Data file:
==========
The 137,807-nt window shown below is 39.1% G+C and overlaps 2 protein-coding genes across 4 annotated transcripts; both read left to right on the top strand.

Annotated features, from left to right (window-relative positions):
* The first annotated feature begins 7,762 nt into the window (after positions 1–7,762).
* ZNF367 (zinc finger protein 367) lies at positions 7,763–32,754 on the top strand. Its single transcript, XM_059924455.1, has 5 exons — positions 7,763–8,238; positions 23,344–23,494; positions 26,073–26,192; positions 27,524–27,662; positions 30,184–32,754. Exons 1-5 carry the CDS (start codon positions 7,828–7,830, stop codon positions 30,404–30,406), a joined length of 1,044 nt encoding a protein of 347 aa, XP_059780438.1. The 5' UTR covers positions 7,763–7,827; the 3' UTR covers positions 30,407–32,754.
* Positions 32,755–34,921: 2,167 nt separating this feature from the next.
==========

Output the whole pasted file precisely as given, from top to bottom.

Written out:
The 137,807-nt window shown below is 39.1% G+C and overlaps 2 protein-coding genes across 4 annotated transcripts; both read left to right on the top strand.

Annotated features, from left to right (window-relative positions):
* The first annotated feature begins 7,762 nt into the window (after positions 1–7,762).
* ZNF367 (zinc finger protein 367) lies at positions 7,763–32,754 on the top strand. Its single transcript, XM_059924455.1, has 5 exons — positions 7,763–8,238; positions 23,344–23,494; positions 26,073–26,192; positions 27,524–27,662; positions 30,184–32,754. Exons 1-5 carry the CDS (start codon positions 7,828–7,830, stop codon positions 30,404–30,406), a joined length of 1,044 nt encoding a protein of 347 aa, XP_059780438.1. The 5' UTR covers positions 7,763–7,827; the 3' UTR covers positions 30,407–32,754.
* Positions 32,755–34,921: 2,167 nt separating this feature from the next.